As use of the Internet continues to expand, more banks and thrifts are using the Web to offer products and services and communicate with consumers.
The Internet offers the potential for safe, convenient new ways to shop for financial services and conduct banking business at any time. However, safe banking online involves making good choices – decisions that will help you avoid costly surprises or even scams.
Confirm That an Online Bank Is Legitimate
Whether you are selecting a traditional bank or an online bank that has no physical offices, it’s wise to make sure that it is legitimate and that your deposits are federally insured. Here are tips specifically designed for consumers considering banking over the Internet.
- Read key information about the bank posted on its website
Most bank Web sites have an "About Us" section or something similar that describes the institution. You may find a brief history of the bank, the official name and address of the bank’s headquarters, and information about its insurance coverage from the FDIC.
- Protect yourself from fraudulent websites
For example, watch out for copycat websites that deliberately use a name or web address very similar to, but not the same as, that of a real financial institution. The intent is to lure you into clicking onto their website and giving your personal information, such as your account number and password. Always check to see that you have typed the correct website address for your bank before conducting a transaction.
- Verify the bank’s insurance status
To verify a bank’s insurance status, look for the familiar FDIC logo or the words "Member FDIC" or "FDIC Insured" on the website.
Also, you should check the FDIC’s online database of FDIC-insured institutions. You can search for an institution by going to Bank Find (formerly “Is My Bank Insured?”). Search by name, city, state or zip code of the bank, and click the "Find" button. A positive match will display the official name of the bank, the date it became insured, its insurance certificate number, the main office location for the bank (and branches), its primary government regulator, and other links to detailed information about the bank. If your bank does not appear on this list, contact the FDIC.
Some bank websites provide links directly to the FDIC’s website to assist you in identifying or verifying the FDIC insurance protection of their deposits.
Also remember that not all banks operating on the Internet are insured by the FDIC. Many banks that are not FDIC-insured are chartered overseas. If you choose to use a bank chartered overseas, it is important for you to know that the FDIC may not insure your deposits. Check with your bank or the FDIC if you are not certain.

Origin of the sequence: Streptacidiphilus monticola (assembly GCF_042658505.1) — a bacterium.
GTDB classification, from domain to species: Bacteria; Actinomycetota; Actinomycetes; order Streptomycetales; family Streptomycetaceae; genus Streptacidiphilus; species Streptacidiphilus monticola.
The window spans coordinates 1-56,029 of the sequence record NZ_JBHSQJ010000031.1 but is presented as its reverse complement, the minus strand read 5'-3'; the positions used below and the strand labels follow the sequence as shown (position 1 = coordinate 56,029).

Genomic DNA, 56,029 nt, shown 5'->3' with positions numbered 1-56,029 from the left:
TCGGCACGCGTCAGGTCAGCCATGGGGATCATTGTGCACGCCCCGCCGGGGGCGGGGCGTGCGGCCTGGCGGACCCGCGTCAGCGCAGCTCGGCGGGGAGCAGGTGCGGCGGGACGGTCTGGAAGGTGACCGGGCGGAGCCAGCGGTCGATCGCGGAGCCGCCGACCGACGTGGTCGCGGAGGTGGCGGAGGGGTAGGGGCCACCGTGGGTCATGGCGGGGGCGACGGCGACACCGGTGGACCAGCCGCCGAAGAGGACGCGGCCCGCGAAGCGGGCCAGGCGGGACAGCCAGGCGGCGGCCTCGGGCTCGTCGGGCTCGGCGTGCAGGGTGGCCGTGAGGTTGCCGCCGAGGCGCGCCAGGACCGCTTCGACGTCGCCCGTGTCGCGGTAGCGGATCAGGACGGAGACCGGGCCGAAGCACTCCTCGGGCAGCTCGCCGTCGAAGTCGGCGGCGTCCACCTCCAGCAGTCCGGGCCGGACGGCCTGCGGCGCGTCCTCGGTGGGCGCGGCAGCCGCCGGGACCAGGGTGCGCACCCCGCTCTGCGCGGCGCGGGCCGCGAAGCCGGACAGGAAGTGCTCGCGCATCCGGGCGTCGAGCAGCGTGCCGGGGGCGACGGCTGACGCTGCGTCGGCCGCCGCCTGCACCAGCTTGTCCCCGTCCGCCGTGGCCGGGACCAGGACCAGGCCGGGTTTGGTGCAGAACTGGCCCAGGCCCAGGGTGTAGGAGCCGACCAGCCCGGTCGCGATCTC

For insurance purposes, be aware that a bank may use different names for its online and traditional services; this does not mean you are dealing with separate banks.
This means, for example, that to determine your maximum FDIC insurance coverage, your deposits at the parent bank will be added together with those at the separately named bank Web site and will be insured for up to the maximum amount covered for one bank. Talk to your banker if you have questions.
Know where to get more information about FDIC insurance
Don't worry about your deposit insurance coverage if you or your family have less than $250,000 in all your accounts combined at the same FDIC-insured bank. But if your accounts total $250,000 or more, find out if they're within the insurance limit. Contact your bank for more information.
The FDIC’s Web site also has an interactive service called EDIE (Electronic Deposit Insurance Estimator) that can help you determine the amount of your insurance coverage. Or, you can read the online deposit insurance brochure "Your Insured Deposits."
It’s important to note that only deposits offered by FDIC-insured institutions are protected by the FDIC. Nondeposit investment and insurance products, such as mutual funds, stocks, annuities and life insurance policies that may be sold through Web sites or at the bank itself, are not FDIC-insured, are not guaranteed by the bank, and may lose value.